Categorized | Sci-Tech

Volcano Watch: Good vibrations are the Earth’s music

(Volcano Watch is a weekly article written by scientists at the U.S. Geological Survey’s Hawaiian Volcano Observatory.)

When an earthquake occurs, why do we feel the ground shake? The shaking we feel is from seismic waves radiating away from the earthquake. These waves are similar to waves radiating away from a stone thrown into water. They are the Earth’s way of dissipating energy released during an earthquake. 

Dissipation of earthquake energy is an example of the continuous process of converting energy from one form to another. In this case, elastic potential energy (in the form of underground stresses built up within the earth) is suddenly released during an earthquake and converted to kinetic energy (the energy an object has due to its motion). 

The same energy conversion happens when the string of a guitar or ukulele is plucked. As the player pulls on a string, its elastic potential energy increases. When the string is released, that energy radiates as kinetic energy in the form of a vibrating string. 

The string vibrates at a frequency (number of vibrations per second) that we can hear— and call music.  Frequency, known as “pitch” in music, is measured in cycles per second, or Hertz (Hz). Humans can hear a wide range of frequencies, varying from about 50 Hz (low bass) up to 14,000-20,000 Hz (high pitch).   

Around the globe, earthquakes happen continually, so seismic waves are constantly travelling throughout the earth. In essence, the earth is continually making music, but for the most part, this music is at a frequency below our hearing range.  

Most small, local earthquakes release most of their energy between 1-15 Hz. Larger earthquakes can produce significant energy down to much lower frequencies. 

While small earthquakes tend to dissipate their energy like ripples radiating away from a stone thrown into water, large earthquakes can actually vibrate the whole earth at once. These normal modes of vibration are often described as the earth ringing like a bell.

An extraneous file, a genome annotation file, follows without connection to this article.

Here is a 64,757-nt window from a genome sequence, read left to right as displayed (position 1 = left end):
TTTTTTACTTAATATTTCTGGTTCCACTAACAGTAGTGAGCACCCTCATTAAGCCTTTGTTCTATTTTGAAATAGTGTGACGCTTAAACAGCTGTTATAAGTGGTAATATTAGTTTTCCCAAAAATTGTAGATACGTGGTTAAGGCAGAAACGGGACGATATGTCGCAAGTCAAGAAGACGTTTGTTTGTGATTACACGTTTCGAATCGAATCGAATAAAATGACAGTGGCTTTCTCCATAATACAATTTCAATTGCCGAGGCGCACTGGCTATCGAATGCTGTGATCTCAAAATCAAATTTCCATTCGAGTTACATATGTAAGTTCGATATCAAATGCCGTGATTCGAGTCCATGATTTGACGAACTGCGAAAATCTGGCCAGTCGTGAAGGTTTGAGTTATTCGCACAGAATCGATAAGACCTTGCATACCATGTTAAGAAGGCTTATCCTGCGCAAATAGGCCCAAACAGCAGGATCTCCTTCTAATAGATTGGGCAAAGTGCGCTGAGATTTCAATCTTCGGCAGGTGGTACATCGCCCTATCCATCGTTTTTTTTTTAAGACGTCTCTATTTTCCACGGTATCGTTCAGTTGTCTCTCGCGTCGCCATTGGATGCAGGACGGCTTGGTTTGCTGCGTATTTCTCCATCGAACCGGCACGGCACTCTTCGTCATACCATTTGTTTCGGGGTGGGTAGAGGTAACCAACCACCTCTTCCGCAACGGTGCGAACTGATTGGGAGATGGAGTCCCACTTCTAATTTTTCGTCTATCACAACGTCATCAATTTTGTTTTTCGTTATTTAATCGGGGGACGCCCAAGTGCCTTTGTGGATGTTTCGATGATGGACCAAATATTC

Because most seismic energy is below our hearing range, and because it is difficult for seismic waves to travel from the earth to the atmosphere, we do not often hear the energy radiated from earthquakes.  

This is not always the case with volcanoes.  Volcanoes can release energy directly to the atmosphere, sometimes explosively, and radiate energy at a range of frequencies.   

The new eruptive vent at Kilauea’s summit has produced strong energy between 0.5-2.0 Hz.  This energy includes seismic energy recorded by local seismic instruments, as well as energy radiated directly to the atmosphere, which is recorded with nearby infrasound microphones.   

While this energy is below our hearing range, the vent has also produced audible sounds, including hissing and jet-engine-like sounds. These noises are also a form of energy dissipating from the volcano, but they are more closely related to the sound produced by an instrument, such as a trumpet, rather than the sound produced by the vibrating strings of an ukulele.   

When pressurized air is forced through a constricted opening (the player’s lips), the vibration produces music.  The pitch of the music is controlled both by the frequency of the vibration and by the shape and length of the brass tubing on the trumpet.   

On the volcano, pressurized gases are being forced through tight constrictions within the vent.  The frequency of the resulting vibrations is controlled by both the amount of pressure and by the shape and size of the vent. 

At a place like Kilauea volcano, the continual process of energy dissipation allows for a unique multi-sensory experience in which we can see, hear, and feel the Earth’s music.

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